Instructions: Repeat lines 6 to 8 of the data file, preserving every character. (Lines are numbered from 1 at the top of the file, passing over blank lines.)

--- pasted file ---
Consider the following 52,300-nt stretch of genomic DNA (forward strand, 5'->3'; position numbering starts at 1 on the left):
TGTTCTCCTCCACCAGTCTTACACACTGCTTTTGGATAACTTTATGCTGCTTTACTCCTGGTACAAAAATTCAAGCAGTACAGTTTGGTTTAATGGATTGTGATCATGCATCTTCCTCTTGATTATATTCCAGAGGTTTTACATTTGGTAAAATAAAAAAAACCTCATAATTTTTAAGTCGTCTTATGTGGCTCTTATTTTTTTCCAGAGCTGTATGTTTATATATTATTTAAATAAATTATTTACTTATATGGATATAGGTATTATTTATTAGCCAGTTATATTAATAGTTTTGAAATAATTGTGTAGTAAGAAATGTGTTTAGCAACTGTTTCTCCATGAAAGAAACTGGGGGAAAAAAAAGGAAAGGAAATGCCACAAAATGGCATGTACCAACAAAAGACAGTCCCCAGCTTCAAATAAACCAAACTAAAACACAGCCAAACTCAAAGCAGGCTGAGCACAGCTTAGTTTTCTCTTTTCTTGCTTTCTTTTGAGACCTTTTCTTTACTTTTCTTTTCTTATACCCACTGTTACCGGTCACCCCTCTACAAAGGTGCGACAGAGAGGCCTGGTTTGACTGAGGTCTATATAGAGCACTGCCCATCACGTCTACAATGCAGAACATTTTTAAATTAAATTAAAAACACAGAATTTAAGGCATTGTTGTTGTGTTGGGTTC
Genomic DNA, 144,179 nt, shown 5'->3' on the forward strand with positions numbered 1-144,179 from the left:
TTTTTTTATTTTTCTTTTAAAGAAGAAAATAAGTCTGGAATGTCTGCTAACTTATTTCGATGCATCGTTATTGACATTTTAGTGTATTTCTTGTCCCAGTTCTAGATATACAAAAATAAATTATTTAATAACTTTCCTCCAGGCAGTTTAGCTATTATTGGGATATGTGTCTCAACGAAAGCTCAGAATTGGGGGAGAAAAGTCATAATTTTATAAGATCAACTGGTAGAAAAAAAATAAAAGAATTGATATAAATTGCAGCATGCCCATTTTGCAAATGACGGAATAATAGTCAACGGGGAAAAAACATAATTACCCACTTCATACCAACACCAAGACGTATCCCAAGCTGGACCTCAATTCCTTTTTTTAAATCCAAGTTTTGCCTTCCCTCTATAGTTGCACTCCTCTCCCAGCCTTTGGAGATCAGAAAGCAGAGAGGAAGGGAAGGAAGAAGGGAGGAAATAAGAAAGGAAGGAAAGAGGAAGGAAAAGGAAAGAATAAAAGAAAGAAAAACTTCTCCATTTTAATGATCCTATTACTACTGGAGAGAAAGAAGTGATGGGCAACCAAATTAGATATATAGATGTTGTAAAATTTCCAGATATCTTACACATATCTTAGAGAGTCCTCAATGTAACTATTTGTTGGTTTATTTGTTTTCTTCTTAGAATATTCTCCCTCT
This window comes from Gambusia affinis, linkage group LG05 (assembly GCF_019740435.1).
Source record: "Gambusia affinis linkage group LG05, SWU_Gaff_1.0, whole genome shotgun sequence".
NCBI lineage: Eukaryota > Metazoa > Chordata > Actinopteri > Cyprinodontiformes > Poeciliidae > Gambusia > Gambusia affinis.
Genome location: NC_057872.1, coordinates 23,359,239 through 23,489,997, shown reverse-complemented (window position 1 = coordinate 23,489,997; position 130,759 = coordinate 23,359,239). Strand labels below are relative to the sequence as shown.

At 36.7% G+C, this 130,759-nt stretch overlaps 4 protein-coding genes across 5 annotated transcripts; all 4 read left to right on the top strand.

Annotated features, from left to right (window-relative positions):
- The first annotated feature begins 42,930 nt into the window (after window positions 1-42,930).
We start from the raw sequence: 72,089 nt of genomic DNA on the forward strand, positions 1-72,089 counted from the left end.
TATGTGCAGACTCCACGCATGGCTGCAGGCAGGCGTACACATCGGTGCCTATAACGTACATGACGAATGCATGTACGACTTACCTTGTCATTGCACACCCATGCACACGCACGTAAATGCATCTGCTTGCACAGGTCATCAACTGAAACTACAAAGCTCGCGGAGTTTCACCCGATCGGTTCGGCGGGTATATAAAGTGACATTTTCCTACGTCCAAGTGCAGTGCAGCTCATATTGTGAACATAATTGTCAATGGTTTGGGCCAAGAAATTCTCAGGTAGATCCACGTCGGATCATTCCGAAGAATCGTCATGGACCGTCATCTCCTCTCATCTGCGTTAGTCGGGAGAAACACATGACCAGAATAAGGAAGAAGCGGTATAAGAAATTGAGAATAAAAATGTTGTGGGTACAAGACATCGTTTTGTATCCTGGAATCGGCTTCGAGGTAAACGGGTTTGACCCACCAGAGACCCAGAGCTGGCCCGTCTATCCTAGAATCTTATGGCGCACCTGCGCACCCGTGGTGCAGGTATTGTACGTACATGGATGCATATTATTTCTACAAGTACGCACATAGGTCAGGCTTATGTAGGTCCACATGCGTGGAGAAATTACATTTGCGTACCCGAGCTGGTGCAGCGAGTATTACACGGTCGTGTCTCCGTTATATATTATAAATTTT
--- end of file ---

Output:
Source record: "Gambusia affinis linkage group LG05, SWU_Gaff_1.0, whole genome shotgun sequence".
NCBI lineage: Eukaryota > Metazoa > Chordata > Actinopteri > Cyprinodontiformes > Poeciliidae > Gambusia > Gambusia affinis.
Genome location: NC_057872.1, coordinates 23,359,239 through 23,489,997, shown reverse-complemented (window position 1 = coordinate 23,489,997; position 130,759 = coordinate 23,359,239). Strand labels below are relative to the sequence as shown.